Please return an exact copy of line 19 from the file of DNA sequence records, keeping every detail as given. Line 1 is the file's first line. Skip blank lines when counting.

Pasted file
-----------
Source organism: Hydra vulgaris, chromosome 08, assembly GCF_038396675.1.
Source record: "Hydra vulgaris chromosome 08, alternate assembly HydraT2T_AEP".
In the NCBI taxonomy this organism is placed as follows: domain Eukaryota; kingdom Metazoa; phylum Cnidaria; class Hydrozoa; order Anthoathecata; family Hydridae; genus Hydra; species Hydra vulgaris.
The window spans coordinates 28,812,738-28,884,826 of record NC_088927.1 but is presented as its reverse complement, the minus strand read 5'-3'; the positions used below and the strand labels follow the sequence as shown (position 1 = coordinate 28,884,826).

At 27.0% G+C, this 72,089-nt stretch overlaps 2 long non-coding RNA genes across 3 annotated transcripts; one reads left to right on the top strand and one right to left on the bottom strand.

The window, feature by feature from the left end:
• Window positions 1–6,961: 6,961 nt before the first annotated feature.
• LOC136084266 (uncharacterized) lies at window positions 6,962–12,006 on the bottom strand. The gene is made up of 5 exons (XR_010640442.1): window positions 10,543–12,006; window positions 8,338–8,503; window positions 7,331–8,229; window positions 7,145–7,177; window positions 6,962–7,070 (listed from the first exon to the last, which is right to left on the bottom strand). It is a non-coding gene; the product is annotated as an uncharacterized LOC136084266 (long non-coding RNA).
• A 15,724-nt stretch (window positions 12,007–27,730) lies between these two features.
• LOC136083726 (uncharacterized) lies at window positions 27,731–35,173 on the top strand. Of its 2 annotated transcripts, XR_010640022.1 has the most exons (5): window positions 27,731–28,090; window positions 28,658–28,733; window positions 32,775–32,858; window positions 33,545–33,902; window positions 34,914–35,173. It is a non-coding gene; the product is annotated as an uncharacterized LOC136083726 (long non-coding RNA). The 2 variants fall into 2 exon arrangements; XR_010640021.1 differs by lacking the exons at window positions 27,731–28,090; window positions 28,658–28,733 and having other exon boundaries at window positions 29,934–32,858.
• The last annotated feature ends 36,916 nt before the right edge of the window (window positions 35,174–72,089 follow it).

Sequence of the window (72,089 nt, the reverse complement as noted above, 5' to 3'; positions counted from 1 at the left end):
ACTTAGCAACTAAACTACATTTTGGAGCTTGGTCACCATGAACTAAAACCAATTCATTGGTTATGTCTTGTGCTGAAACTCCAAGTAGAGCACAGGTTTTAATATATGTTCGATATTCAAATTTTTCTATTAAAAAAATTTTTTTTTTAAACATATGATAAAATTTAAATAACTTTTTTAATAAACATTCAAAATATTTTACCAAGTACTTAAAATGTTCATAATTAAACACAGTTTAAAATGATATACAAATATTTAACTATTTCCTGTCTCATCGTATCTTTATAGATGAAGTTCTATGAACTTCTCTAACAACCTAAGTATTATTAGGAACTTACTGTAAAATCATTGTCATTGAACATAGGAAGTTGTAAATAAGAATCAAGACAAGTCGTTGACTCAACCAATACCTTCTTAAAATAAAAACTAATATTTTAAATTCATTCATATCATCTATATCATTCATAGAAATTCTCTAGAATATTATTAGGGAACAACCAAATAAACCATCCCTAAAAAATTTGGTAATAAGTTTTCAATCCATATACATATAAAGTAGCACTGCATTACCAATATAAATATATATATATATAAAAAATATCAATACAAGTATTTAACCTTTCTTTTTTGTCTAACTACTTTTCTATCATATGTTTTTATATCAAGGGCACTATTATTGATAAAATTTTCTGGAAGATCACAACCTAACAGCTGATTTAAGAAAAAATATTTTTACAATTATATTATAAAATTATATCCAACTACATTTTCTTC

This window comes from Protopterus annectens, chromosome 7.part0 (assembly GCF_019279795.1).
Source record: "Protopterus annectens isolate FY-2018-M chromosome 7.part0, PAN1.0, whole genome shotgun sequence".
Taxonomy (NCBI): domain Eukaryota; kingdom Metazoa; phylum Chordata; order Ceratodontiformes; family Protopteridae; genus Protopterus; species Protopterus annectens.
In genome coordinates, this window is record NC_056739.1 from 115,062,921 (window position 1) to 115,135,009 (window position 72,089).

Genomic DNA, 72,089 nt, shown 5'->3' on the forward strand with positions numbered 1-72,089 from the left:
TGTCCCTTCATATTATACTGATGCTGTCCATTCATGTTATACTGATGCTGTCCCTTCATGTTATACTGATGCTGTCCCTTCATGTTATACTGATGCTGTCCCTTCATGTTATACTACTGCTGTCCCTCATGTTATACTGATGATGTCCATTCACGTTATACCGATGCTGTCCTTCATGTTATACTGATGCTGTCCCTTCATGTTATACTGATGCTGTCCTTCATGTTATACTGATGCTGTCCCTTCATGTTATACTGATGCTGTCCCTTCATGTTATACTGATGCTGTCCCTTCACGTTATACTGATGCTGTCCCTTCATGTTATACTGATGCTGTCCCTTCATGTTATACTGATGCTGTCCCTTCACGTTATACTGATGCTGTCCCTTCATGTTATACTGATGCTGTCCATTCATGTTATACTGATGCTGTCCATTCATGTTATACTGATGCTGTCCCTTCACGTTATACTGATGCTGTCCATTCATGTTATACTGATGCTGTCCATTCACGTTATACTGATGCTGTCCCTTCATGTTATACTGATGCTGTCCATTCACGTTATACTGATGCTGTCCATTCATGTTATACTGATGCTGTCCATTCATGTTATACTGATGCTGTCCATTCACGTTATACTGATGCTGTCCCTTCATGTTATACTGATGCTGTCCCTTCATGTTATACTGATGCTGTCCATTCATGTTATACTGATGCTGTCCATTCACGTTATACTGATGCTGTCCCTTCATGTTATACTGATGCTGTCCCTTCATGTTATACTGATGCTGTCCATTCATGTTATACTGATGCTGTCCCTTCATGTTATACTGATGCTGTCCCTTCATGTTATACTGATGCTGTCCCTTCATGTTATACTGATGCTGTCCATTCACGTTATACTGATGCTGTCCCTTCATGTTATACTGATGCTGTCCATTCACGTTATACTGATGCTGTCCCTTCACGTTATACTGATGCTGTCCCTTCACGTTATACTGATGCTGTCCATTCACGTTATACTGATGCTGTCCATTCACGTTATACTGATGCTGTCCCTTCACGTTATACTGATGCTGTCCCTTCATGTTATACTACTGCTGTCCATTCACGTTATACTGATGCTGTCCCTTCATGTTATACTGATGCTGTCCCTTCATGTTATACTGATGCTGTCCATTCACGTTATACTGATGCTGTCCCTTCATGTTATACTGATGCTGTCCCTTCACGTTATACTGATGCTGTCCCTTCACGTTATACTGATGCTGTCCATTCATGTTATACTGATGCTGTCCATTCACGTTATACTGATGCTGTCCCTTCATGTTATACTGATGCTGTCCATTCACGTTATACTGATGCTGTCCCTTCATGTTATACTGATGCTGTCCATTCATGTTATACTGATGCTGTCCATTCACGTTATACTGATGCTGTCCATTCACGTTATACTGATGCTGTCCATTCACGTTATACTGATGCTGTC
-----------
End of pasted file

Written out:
TGTCCCTTCATATTATACTGATGCTGTCCATTCATGTTATACTGATGCTGTCCCTTCATGTTATACTGATGCTGTCCCTTCATGTTATACTGATGCTGTCCCTTCATGTTATACTACTGCTGTCCCTCATGTTATACTGATGATGTCCATTCACGTTATACCGATGCTGTCCTTCATGTTATACTGATGCTGTCCCTTCATGTTATACTGATGCTGTCCTTCATGTTATACTGATGCTGTCCCTTCATGTTATACTGATGCTGTCCCTTCATGTTATACTGATGCTGTCCCTTCACGTTATACTGATGCTGTCCCTTCATGTTATACTGATGCTGTCCCTTCATGTTATACTGATGCTGTCCCTTCACGTTATACTGATGCTGTCCCTTCATGTTATACTGATGCTGTCCATTCATGTTATACTGATGCTGTCCATTCATGTTATACTGATGCTGTCCCTTCACGTTATACTGATGCTGTCCATTCATGTTATACTGATGCTGTCCATTCACGTTATACTGATGCTGTCCCTTCATGTTATACTGATGCTGTCCATTCACGTTATACTGATGCTGTCCATTCATGTTATACTGATGCTGTCCATTCATGTTATACTGATGCTGTCCATTCACGTTATACTGATGCTGTCCCTTCATGTTATACTGATGCTGTCCCTTCATGTTATACTGATGCTGTCCATTCATGTTATACTGATGCTGTCCATTCACGTTATACTGATGCTGTCCCTTCATGTTATACTGATGCTGTCCCTTCATGTTATACTGATGCTGTCCATTCATGTTATACTGATGCTGTCCCTTCATGTTATACTGATGCTGTCCCTTCATGTTATACTGATGCTGTCCCTTCATGTTATACTGATGCTGTCCATTCACGTTATACTGATGCTGTCCCTTCATGTTATACTGATGCTGTCCATTCACGTTATACTGATGCTGTCCCTTCACGTTATACTGATGCTGTCCCTTCACGTTATACTGATGCTGTCCATTCACGTTATACTGATGCTGTCCATTCACGTTATACTGATGCTGTCCCTTCACGTTATACTGATGCTGTCCCTTCATGTTATACTACTGCTGTCCATTCACGTTATACTGATGCTGTCCCTTCATGTTATACTGATGCTGTCCCTTCATGTTATACTGATGCTGTCCATTCACGTTATACTGATGCTGTCCCTTCATGTTATACTGATGCTGTCCCTTCACGTTATACTGATGCTGTCCCTTCACGTTATACTGATGCTGTCCATTCATGTTATACTGATGCTGTCCATTCACGTTATACTGATGCTGTCCCTTCATGTTATACTGATGCTGTCCATTCACGTTATACTGATGCTGTCCCTTCATGTTATACTGATGCTGTCCATTCATGTTATACTGATGCTGTCCATTCACGTTATACTGATGCTGTCCATTCACGTTATACTGATGCTGTCCATTCACGTTATACTGATGCTGTC